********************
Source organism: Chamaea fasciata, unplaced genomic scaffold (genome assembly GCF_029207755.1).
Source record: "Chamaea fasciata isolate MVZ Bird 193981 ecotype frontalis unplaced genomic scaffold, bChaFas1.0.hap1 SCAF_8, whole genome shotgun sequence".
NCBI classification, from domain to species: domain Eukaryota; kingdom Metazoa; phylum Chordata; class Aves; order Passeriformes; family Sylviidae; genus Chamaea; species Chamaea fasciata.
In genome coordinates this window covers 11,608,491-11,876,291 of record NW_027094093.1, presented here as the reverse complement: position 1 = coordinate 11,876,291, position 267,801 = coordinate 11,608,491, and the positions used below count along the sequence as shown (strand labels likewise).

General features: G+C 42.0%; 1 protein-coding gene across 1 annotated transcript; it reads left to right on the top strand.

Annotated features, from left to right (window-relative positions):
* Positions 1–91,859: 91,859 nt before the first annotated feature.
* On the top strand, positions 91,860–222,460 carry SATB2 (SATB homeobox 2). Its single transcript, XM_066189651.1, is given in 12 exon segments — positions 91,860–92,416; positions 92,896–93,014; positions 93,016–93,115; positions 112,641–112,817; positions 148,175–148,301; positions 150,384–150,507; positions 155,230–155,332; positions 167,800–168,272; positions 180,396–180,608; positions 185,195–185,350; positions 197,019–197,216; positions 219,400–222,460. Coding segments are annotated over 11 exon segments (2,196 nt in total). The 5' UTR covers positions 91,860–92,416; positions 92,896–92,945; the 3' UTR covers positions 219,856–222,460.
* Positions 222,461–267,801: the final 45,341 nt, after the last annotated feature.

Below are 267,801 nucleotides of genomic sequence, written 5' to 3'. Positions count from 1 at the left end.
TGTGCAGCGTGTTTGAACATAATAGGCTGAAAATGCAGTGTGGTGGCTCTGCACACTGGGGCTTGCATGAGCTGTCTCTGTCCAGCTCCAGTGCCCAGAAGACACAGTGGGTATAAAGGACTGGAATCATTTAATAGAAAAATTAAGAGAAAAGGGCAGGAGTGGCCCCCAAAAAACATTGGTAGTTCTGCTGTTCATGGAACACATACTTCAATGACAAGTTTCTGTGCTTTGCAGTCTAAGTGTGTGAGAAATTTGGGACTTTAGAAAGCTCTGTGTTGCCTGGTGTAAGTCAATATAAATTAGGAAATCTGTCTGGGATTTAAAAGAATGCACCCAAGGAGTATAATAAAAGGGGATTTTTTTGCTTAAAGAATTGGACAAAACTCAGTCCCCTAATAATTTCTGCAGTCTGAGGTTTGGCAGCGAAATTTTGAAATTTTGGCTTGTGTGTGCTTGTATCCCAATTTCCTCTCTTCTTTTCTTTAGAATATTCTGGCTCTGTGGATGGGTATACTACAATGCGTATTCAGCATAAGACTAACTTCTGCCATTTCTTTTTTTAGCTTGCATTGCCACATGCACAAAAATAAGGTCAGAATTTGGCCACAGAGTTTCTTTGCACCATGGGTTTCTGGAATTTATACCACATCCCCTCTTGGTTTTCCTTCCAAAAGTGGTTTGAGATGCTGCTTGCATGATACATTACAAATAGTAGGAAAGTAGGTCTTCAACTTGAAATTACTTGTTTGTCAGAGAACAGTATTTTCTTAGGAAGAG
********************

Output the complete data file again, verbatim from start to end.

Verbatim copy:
Source organism: Chamaea fasciata, unplaced genomic scaffold (genome assembly GCF_029207755.1).
Source record: "Chamaea fasciata isolate MVZ Bird 193981 ecotype frontalis unplaced genomic scaffold, bChaFas1.0.hap1 SCAF_8, whole genome shotgun sequence".
NCBI classification, from domain to species: domain Eukaryota; kingdom Metazoa; phylum Chordata; class Aves; order Passeriformes; family Sylviidae; genus Chamaea; species Chamaea fasciata.
In genome coordinates this window covers 11,608,491-11,876,291 of record NW_027094093.1, presented here as the reverse complement: position 1 = coordinate 11,876,291, position 267,801 = coordinate 11,608,491, and the positions used below count along the sequence as shown (strand labels likewise).

General features: G+C 42.0%; 1 protein-coding gene across 1 annotated transcript; it reads left to right on the top strand.

Annotated features, from left to right (window-relative positions):
* Positions 1–91,859: 91,859 nt before the first annotated feature.
* On the top strand, positions 91,860–222,460 carry SATB2 (SATB homeobox 2). Its single transcript, XM_066189651.1, is given in 12 exon segments — positions 91,860–92,416; positions 92,896–93,014; positions 93,016–93,115; positions 112,641–112,817; positions 148,175–148,301; positions 150,384–150,507; positions 155,230–155,332; positions 167,800–168,272; positions 180,396–180,608; positions 185,195–185,350; positions 197,019–197,216; positions 219,400–222,460. Coding segments are annotated over 11 exon segments (2,196 nt in total). The 5' UTR covers positions 91,860–92,416; positions 92,896–92,945; the 3' UTR covers positions 219,856–222,460.
* Positions 222,461–267,801: the final 45,341 nt, after the last annotated feature.

Below are 267,801 nucleotides of genomic sequence, written 5' to 3'. Positions count from 1 at the left end.
TGTGCAGCGTGTTTGAACATAATAGGCTGAAAATGCAGTGTGGTGGCTCTGCACACTGGGGCTTGCATGAGCTGTCTCTGTCCAGCTCCAGTGCCCAGAAGACACAGTGGGTATAAAGGACTGGAATCATTTAATAGAAAAATTAAGAGAAAAGGGCAGGAGTGGCCCCCAAAAAACATTGGTAGTTCTGCTGTTCATGGAACACATACTTCAATGACAAGTTTCTGTGCTTTGCAGTCTAAGTGTGTGAGAAATTTGGGACTTTAGAAAGCTCTGTGTTGCCTGGTGTAAGTCAATATAAATTAGGAAATCTGTCTGGGATTTAAAAGAATGCACCCAAGGAGTATAATAAAAGGGGATTTTTTTGCTTAAAGAATTGGACAAAACTCAGTCCCCTAATAATTTCTGCAGTCTGAGGTTTGGCAGCGAAATTTTGAAATTTTGGCTTGTGTGTGCTTGTATCCCAATTTCCTCTCTTCTTTTCTTTAGAATATTCTGGCTCTGTGGATGGGTATACTACAATGCGTATTCAGCATAAGACTAACTTCTGCCATTTCTTTTTTTAGCTTGCATTGCCACATGCACAAAAATAAGGTCAGAATTTGGCCACAGAGTTTCTTTGCACCATGGGTTTCTGGAATTTATACCACATCCCCTCTTGGTTTTCCTTCCAAAAGTGGTTTGAGATGCTGCTTGCATGATACATTACAAATAGTAGGAAAGTAGGTCTTCAACTTGAAATTACTTGTTTGTCAGAGAACAGTATTTTCTTAGGAAGAG